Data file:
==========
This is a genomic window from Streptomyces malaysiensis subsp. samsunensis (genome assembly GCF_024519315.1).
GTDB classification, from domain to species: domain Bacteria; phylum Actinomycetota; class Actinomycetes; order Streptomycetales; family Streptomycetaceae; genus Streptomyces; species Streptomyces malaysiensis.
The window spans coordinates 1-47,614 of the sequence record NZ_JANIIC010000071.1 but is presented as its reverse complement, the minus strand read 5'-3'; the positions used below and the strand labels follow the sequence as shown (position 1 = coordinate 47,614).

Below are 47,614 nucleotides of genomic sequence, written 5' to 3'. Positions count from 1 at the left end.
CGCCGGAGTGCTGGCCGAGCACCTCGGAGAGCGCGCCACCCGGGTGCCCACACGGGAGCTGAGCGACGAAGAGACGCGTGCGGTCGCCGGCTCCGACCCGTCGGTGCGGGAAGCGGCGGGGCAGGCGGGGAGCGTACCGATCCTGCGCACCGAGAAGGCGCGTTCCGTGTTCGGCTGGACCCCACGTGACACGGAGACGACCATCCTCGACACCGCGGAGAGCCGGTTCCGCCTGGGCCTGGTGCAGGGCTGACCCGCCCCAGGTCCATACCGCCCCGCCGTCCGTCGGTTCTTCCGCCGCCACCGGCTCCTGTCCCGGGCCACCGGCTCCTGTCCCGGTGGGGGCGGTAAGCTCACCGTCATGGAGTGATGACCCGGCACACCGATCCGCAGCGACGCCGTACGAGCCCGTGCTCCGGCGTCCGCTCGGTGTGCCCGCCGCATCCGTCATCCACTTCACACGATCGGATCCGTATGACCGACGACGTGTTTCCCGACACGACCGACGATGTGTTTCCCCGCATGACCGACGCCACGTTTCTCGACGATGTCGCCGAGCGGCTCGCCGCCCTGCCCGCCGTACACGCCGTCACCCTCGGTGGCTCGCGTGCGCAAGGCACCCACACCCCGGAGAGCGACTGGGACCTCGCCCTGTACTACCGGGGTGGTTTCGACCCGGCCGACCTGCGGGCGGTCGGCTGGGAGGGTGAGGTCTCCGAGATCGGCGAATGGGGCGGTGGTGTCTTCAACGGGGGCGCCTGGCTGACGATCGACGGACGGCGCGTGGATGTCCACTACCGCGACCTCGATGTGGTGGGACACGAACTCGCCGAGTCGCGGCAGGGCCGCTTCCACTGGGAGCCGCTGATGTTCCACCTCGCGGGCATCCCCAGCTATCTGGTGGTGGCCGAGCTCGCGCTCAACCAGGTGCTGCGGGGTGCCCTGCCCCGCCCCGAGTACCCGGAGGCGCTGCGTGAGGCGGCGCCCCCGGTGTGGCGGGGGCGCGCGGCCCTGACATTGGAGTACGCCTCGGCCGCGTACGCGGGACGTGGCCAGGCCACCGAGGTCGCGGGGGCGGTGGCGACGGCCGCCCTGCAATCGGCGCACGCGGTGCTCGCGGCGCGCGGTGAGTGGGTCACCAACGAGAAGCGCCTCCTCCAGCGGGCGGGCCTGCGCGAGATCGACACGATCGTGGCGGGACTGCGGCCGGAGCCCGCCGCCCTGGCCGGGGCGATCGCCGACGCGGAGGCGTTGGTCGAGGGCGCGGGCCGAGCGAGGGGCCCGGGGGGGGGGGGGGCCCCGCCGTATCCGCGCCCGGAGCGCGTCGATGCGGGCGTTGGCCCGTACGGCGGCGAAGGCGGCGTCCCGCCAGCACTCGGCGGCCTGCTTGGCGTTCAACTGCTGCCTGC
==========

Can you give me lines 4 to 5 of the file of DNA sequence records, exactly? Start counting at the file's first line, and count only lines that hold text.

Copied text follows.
Below are 47,614 nucleotides of genomic sequence, written 5' to 3'. Positions count from 1 at the left end.
CGCCGGAGTGCTGGCCGAGCACCTCGGAGAGCGCGCCACCCGGGTGCCCACACGGGAGCTGAGCGACGAAGAGACGCGTGCGGTCGCCGGCTCCGACCCGTCGGTGCGGGAAGCGGCGGGGCAGGCGGGGAGCGTACCGATCCTGCGCACCGAGAAGGCGCGTTCCGTGTTCGGCTGGACCCCACGTGACACGGAGACGACCATCCTCGACACCGCGGAGAGCCGGTTCCGCCTGGGCCTGGTGCAGGGCTGACCCGCCCCAGGTCCATACCGCCCCGCCGTCCGTCGGTTCTTCCGCCGCCACCGGCTCCTGTCCCGGGCCACCGGCTCCTGTCCCGGTGGGGGCGGTAAGCTCACCGTCATGGAGTGATGACCCGGCACACCGATCCGCAGCGACGCCGTACGAGCCCGTGCTCCGGCGTCCGCTCGGTGTGCCCGCCGCATCCGTCATCCACTTCACACGATCGGATCCGTATGACCGACGACGTGTTTCCCGACACGACCGACGATGTGTTTCCCCGCATGACCGACGCCACGTTTCTCGACGATGTCGCCGAGCGGCTCGCCGCCCTGCCCGCCGTACACGCCGTCACCCTCGGTGGCTCGCGTGCGCAAGGCACCCACACCCCGGAGAGCGACTGGGACCTCGCCCTGTACTACCGGGGTGGTTTCGACCCGGCCGACCTGCGGGCGGTCGGCTGGGAGGGTGAGGTCTCCGAGATCGGCGAATGGGGCGGTGGTGTCTTCAACGGGGGCGCCTGGCTGACGATCGACGGACGGCGCGTGGATGTCCACTACCGCGACCTCGATGTGGTGGGACACGAACTCGCCGAGTCGCGGCAGGGCCGCTTCCACTGGGAGCCGCTGATGTTCCACCTCGCGGGCATCCCCAGCTATCTGGTGGTGGCCGAGCTCGCGCTCAACCAGGTGCTGCGGGGTGCCCTGCCCCGCCCCGAGTACCCGGAGGCGCTGCGTGAGGCGGCGCCCCCGGTGTGGCGGGGGCGCGCGGCCCTGACATTGGAGTACGCCTCGGCCGCGTACGCGGGACGTGGCCAGGCCACCGAGGTCGCGGGGGCGGTGGCGACGGCCGCCCTGCAATCGGCGCACGCGGTGCTCGCGGCGCGCGGTGAGTGGGTCACCAACGAGAAGCGCCTCCTCCAGCGGGCGGGCCTGCGCGAGATCGACACGATCGTGGCGGGACTGCGGCCGGAGCCCGCCGCCCTGGCCGGGGCGATCGCCGACGCGGAGGCGTTGGTCGAGGGCGCGGGCCGAGCGAGGGGCCCGGGGGGGGGGGGGGCCCCGCCGTATCCGCGCCCGGAGCGCGTCGATGCGGGCGTTGGCCCGTACGGCGGCGAAGGCGGCGTCCCGCCAGCACTCGGCGGCCTGCTTGGCGTTCAACTGCTGCCTGC